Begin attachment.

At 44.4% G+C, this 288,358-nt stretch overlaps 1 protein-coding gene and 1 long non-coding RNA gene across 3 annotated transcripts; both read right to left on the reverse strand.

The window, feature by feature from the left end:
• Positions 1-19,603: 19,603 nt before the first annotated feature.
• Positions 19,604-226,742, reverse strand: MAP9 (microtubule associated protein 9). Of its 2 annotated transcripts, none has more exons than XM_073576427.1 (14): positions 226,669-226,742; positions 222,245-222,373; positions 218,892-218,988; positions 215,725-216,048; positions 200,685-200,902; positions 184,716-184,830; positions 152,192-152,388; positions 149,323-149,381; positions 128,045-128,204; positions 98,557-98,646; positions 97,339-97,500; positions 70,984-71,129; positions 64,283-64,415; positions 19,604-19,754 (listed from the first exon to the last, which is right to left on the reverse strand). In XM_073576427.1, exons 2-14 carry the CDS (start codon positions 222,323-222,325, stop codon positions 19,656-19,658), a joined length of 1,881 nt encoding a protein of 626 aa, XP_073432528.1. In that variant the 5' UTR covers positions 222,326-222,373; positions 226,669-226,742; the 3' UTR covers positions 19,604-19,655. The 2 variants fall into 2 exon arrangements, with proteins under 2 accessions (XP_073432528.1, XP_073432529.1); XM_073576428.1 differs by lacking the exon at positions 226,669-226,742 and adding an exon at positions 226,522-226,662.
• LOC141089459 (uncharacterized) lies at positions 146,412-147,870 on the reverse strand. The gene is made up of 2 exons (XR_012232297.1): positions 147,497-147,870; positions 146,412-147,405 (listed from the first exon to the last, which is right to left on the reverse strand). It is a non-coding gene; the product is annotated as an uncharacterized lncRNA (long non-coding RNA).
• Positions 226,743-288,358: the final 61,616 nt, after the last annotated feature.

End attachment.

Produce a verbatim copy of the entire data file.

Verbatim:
At 44.4% G+C, this 288,358-nt stretch overlaps 1 protein-coding gene and 1 long non-coding RNA gene across 3 annotated transcripts; both read right to left on the reverse strand.

The window, feature by feature from the left end:
• Positions 1-19,603: 19,603 nt before the first annotated feature.
• Positions 19,604-226,742, reverse strand: MAP9 (microtubule associated protein 9). Of its 2 annotated transcripts, none has more exons than XM_073576427.1 (14): positions 226,669-226,742; positions 222,245-222,373; positions 218,892-218,988; positions 215,725-216,048; positions 200,685-200,902; positions 184,716-184,830; positions 152,192-152,388; positions 149,323-149,381; positions 128,045-128,204; positions 98,557-98,646; positions 97,339-97,500; positions 70,984-71,129; positions 64,283-64,415; positions 19,604-19,754 (listed from the first exon to the last, which is right to left on the reverse strand). In XM_073576427.1, exons 2-14 carry the CDS (start codon positions 222,323-222,325, stop codon positions 19,656-19,658), a joined length of 1,881 nt encoding a protein of 626 aa, XP_073432528.1. In that variant the 5' UTR covers positions 222,326-222,373; positions 226,669-226,742; the 3' UTR covers positions 19,604-19,655. The 2 variants fall into 2 exon arrangements, with proteins under 2 accessions (XP_073432528.1, XP_073432529.1); XM_073576428.1 differs by lacking the exon at positions 226,669-226,742 and adding an exon at positions 226,522-226,662.
• LOC141089459 (uncharacterized) lies at positions 146,412-147,870 on the reverse strand. The gene is made up of 2 exons (XR_012232297.1): positions 147,497-147,870; positions 146,412-147,405 (listed from the first exon to the last, which is right to left on the reverse strand). It is a non-coding gene; the product is annotated as an uncharacterized lncRNA (long non-coding RNA).
• Positions 226,743-288,358: the final 61,616 nt, after the last annotated feature.